Chronic Violence Against Women in Alaska

The state of Alaska has one the highest rates of violence against women and girls in the United States. Nearly 60% of Alaskan women report having experienced domestic or sexual violence. In some remote villages, the rate of violence may reach 100% of women. The prevalence of rape in Alaska is three times the U.S. average, and in 2010, Anchorage and Fairbanks had more rapes per capita than any other city the country. Experts say even these “staggering” statistics do not reflect the full extent of the problem due to under-reporting of violent crimes against women, a particular challenge in Alaska where women face cultural pressures to avoid “shaming” a male elder or relative.

According to a recent report in the Atlantic, many risk factors for violence are at play in Alaska, including “an abundance of male-dominated industries . . . [and] the state’s vast geography, with many communities that have no roads and little law enforcement.” These factors help create a culture of impunity that makes it easy for “perpetrators to isolate their victims and not get caught.” Victim services and support are limited or non-existent, particularly in remote areas. A public health nurse who visits Alaskan villages told the Atlantic that 75% of her work involves treating patients for domestic and sexual violence. 

Until recently, chronic abuse of women and children in Alaska was rarely acknowledged in public because it was “bad luck” or “taboo.” Many believed the generational cycle of violence could not be broken. However, in recent months, more victims have been willing to speak about their trauma or seek help from informal women’s groups.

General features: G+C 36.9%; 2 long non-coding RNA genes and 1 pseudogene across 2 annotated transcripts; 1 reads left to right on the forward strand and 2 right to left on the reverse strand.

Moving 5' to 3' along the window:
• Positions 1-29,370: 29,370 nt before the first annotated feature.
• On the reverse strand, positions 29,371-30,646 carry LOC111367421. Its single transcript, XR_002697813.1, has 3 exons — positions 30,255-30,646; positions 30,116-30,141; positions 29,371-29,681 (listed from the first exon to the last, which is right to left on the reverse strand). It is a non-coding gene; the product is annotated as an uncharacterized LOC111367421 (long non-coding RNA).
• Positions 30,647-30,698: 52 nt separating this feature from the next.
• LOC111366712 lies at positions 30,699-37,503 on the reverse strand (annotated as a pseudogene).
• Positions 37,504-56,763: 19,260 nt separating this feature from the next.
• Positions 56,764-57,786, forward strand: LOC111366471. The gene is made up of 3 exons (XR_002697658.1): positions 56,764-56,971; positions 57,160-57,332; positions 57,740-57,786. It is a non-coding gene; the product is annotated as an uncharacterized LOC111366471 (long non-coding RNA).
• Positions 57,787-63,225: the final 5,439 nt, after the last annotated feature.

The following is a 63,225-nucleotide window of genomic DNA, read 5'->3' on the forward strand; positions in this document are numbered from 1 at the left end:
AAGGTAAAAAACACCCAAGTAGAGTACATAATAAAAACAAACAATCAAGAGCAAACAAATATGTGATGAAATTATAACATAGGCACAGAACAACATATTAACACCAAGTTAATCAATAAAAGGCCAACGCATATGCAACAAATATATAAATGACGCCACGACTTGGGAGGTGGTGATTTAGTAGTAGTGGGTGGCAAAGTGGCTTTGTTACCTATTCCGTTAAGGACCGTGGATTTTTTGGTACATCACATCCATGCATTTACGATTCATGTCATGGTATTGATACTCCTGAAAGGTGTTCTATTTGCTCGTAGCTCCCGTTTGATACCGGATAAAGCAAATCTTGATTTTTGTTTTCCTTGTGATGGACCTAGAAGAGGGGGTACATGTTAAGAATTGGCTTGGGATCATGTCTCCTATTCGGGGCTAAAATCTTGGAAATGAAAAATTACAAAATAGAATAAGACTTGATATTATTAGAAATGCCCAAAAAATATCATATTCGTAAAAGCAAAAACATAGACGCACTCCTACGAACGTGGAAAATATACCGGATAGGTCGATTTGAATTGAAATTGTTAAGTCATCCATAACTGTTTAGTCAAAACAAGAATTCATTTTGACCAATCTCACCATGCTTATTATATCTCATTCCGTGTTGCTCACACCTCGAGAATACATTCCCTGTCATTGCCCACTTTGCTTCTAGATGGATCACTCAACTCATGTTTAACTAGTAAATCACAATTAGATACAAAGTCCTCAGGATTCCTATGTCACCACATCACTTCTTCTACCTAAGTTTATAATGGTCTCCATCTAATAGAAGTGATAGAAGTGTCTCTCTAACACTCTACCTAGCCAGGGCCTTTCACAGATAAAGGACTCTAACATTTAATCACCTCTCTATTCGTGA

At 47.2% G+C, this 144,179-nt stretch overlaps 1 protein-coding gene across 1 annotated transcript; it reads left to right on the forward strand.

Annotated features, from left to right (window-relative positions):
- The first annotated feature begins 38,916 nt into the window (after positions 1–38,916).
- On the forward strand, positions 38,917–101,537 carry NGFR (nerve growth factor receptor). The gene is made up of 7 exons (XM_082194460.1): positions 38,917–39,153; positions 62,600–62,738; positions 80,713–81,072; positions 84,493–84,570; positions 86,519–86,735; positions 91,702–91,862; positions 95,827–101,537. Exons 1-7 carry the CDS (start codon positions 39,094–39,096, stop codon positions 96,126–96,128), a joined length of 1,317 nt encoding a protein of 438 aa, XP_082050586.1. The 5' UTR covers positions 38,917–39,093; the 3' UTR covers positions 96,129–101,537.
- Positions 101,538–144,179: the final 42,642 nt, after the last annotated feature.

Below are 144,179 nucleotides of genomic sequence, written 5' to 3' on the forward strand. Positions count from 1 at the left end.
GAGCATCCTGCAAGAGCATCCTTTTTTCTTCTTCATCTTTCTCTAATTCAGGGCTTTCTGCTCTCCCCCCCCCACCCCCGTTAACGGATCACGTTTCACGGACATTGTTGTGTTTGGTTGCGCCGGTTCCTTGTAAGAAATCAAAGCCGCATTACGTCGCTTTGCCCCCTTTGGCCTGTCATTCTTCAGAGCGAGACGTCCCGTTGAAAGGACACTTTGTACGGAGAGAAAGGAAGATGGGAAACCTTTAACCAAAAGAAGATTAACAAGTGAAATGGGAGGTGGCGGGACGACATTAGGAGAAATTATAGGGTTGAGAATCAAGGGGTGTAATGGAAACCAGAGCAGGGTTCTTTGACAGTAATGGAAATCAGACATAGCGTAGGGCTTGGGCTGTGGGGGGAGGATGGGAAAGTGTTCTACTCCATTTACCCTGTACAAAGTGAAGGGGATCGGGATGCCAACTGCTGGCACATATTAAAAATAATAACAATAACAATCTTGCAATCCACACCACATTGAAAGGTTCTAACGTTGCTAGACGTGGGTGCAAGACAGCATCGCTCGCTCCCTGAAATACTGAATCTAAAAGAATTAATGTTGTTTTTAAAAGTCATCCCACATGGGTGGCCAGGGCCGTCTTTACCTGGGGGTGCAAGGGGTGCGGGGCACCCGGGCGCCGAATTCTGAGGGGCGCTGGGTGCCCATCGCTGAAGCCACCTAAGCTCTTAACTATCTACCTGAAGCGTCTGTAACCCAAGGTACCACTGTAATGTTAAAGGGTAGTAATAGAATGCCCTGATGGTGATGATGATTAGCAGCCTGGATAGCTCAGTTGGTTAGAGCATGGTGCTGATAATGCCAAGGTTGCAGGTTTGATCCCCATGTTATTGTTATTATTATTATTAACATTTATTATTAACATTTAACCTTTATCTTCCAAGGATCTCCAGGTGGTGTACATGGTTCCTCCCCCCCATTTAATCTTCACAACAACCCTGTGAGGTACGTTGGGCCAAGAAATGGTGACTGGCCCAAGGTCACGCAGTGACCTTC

The state of Alaska has tried to increase the presence of law enforcement in remote Alaskan villages and to train officers in the proper handling of domestic violence and sex crimes. According to the Atlantic, these efforts have fallen short, due to the centralized nature of Alaskan law enforcement that generally requires urban police or state troopers to travel long distances to investigate crimes in rural areas.  Additionally, local residents do not trust outside law enforcement, but are often unwilling to police their own villages. 

Compiled from: Bernard, SaraRape Culture in the Alaska Wilderness, The Atlantic (September 11, 2014).